What's ahead for our intrepid space explorers in 2017? It'll be the end of Cassini, but not before the mission performs great science close to the rings. OSIRIS-REx will fly by Earth, and Chang'e 5 will launch to the Moon, as a host of other spacecraft continue their ongoing missions.

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Mission History & Advocacy

Pluto 350

Pushing Back the Frontier: How The Planetary Society Helped Send a Spacecraft to Pluto

Posted by Jason Davis

It took 16 years and five spacecraft designs to get a mission to Pluto. The Planetary Society was there through it all, always striving to help NASA push back our solar system's frontier.

Read More »

Pluto 350

New Horizons is a Triumph for Space Advocates

Posted by Casey Dreier

New Horizons—what will be NASA’s greatest success of 2015—was cancelled multiple times in its early life, and many times before that in its previous incarnations. A mission to Pluto was not inevitable, despite the overwhelming scientific and public excitement.

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Staff Biographies 

Casey Profile Picture Thumbnail
Casey Dreier

As Director of Space Policy, Casey leads the strategic planning and implementation of the Society's policy- and advocacy-related efforts. He works closely with the Society's leadership, the Board of Directors, and other policy experts to craft the organizational positions and generate ideas about the future of space exploration.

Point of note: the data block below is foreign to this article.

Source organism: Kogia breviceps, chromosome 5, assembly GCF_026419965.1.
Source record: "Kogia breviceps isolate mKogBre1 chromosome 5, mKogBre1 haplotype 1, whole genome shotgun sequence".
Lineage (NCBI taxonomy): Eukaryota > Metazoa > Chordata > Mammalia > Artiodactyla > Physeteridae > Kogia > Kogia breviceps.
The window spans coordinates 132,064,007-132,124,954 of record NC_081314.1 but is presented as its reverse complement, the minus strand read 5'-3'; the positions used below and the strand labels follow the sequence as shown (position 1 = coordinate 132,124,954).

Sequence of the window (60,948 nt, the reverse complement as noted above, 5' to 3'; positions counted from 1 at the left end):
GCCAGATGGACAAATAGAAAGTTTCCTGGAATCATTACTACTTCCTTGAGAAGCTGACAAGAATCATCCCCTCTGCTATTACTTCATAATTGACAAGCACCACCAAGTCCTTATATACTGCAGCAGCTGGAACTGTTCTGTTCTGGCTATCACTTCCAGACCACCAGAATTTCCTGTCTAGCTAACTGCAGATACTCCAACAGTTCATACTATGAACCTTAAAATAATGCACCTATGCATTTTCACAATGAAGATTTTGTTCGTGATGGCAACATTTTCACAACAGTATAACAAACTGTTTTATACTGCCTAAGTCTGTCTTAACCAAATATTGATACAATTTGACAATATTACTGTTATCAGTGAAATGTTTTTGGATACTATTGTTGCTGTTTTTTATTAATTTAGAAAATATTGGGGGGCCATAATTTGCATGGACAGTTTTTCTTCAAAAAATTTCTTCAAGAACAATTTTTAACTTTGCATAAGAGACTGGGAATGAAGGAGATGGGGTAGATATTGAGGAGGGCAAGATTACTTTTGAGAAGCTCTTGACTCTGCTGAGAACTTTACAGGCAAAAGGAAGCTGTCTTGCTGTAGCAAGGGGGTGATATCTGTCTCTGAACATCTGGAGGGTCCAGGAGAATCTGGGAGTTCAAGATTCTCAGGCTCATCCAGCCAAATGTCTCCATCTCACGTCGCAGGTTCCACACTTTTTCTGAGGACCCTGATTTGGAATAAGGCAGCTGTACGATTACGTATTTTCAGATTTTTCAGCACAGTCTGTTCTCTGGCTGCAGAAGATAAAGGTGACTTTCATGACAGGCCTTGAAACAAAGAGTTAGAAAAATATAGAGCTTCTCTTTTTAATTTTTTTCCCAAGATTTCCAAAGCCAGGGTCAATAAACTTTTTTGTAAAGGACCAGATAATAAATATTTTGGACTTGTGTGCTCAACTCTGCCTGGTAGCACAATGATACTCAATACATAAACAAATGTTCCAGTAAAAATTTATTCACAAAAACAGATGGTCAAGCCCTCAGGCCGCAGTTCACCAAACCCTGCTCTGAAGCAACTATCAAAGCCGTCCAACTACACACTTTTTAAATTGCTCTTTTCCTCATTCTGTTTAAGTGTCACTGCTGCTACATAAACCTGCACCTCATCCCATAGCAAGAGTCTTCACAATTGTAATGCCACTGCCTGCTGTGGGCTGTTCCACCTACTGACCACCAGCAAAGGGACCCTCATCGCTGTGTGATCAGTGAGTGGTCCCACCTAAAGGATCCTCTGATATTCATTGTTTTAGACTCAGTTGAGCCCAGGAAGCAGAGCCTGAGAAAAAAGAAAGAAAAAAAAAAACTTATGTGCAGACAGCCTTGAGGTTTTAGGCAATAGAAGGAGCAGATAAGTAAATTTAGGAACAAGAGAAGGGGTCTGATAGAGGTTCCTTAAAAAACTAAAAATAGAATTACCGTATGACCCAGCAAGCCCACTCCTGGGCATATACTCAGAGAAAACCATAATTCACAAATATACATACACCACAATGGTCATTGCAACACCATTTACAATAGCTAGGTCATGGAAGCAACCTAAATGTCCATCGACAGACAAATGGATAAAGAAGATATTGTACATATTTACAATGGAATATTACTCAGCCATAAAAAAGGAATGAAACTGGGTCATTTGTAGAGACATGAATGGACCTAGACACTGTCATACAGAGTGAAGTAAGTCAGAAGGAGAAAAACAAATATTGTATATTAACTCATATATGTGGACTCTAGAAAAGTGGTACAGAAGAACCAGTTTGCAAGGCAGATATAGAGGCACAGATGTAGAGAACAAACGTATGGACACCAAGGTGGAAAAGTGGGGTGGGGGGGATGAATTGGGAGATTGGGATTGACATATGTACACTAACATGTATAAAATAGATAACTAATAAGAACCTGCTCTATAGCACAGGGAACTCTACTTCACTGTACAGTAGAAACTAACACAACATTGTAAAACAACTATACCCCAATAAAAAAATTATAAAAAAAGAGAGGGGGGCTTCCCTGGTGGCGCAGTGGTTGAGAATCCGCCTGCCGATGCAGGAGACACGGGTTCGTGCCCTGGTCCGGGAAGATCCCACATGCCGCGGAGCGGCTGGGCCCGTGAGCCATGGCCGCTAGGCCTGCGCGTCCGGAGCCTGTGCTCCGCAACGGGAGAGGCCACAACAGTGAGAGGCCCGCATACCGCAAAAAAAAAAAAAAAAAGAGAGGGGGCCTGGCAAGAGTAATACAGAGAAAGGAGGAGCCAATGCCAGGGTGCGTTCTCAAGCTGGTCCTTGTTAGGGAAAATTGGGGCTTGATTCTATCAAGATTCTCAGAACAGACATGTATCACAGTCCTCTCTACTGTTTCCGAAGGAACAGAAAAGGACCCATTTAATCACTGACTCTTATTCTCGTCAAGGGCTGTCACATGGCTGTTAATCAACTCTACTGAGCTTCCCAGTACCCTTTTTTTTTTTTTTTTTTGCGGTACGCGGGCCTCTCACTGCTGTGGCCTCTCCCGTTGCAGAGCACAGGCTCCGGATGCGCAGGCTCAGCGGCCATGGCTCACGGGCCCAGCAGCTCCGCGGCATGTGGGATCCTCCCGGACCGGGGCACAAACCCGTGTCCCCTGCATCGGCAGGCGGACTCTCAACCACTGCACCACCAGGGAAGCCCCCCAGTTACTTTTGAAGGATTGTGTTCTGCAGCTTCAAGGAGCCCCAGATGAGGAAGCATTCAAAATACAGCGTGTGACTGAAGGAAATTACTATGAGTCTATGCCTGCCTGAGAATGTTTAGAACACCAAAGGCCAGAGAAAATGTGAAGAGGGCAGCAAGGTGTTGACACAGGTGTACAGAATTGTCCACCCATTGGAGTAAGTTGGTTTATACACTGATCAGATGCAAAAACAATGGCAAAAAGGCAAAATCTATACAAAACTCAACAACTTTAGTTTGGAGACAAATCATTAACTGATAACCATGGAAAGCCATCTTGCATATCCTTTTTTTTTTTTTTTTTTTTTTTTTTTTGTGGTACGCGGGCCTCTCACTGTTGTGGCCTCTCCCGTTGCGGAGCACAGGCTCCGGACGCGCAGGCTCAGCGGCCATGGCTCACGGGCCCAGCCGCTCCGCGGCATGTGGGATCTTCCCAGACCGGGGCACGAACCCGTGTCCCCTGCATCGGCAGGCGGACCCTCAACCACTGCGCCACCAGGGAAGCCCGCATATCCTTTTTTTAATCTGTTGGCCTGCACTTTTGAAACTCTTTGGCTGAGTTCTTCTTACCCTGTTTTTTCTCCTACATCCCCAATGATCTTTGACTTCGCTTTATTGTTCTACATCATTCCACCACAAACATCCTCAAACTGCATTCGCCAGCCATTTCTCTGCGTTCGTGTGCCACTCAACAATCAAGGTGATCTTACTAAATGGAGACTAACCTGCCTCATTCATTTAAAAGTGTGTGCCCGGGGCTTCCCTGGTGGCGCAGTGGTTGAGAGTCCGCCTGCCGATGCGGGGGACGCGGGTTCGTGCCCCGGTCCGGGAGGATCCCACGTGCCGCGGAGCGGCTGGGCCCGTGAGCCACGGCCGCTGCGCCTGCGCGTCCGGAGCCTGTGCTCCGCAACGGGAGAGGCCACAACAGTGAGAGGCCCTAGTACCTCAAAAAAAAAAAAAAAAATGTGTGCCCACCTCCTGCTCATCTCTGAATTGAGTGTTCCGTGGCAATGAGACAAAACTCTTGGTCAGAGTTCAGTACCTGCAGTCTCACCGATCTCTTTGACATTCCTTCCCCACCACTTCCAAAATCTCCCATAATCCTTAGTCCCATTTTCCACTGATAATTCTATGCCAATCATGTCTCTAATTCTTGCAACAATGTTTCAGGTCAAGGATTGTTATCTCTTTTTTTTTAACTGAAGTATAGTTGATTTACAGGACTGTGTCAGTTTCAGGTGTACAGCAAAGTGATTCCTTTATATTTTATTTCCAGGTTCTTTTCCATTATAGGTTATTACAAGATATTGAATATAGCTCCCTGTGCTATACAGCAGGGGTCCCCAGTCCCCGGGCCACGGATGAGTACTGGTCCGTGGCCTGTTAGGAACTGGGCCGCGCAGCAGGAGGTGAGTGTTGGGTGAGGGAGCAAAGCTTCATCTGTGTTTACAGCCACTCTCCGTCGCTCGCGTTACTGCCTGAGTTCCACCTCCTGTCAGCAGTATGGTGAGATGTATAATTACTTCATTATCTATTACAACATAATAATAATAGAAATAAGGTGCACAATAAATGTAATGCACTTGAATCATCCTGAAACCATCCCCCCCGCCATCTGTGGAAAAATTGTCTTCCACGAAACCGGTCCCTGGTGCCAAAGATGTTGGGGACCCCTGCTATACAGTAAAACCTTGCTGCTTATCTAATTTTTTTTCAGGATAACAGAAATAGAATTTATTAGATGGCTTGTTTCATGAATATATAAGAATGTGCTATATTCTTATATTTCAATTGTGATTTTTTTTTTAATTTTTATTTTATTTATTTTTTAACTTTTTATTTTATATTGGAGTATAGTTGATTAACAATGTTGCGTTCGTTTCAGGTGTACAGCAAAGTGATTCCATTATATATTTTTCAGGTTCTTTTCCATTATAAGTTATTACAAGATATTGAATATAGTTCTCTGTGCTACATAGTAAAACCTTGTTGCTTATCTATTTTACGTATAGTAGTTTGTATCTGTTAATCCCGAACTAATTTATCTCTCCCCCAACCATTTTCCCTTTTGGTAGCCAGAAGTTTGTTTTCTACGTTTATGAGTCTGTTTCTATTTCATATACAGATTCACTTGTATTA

Headshot of Emily Lakdawalla (2017, alternate)
Emily Lakdawalla

Emily Lakdawalla is an internationally admired science communicator and educator, passionate about advancing public understanding of space and sharing the wonder of scientific discovery.
Bill MFS thumbnail
Bill Nye

CEO, Bill Nye. Yes, the Science Guy is now the Planetary Guy. Come along on a cosmic journey with Bill and learn more about Your Place In Space.

High Resolution Images

Image usage policy: Creative Commons Attribution-NonCommercial 3.0 Unported License. For additional publication permissions, please contact us. Click thumbnails to enlarge.

Bill Nye
Bill Nye

F. Scott Schafer

Bill Nye
Bill Nye

F. Scott Schafer

Bill Nye
Bill Nye

F. Scott Schafer

Bill Nye
Bill Nye

F. Scott Schafer

Recent Images

Image usage policy: As noted on each image page. For additional publication permissions, please contact us.

Color map of Pluto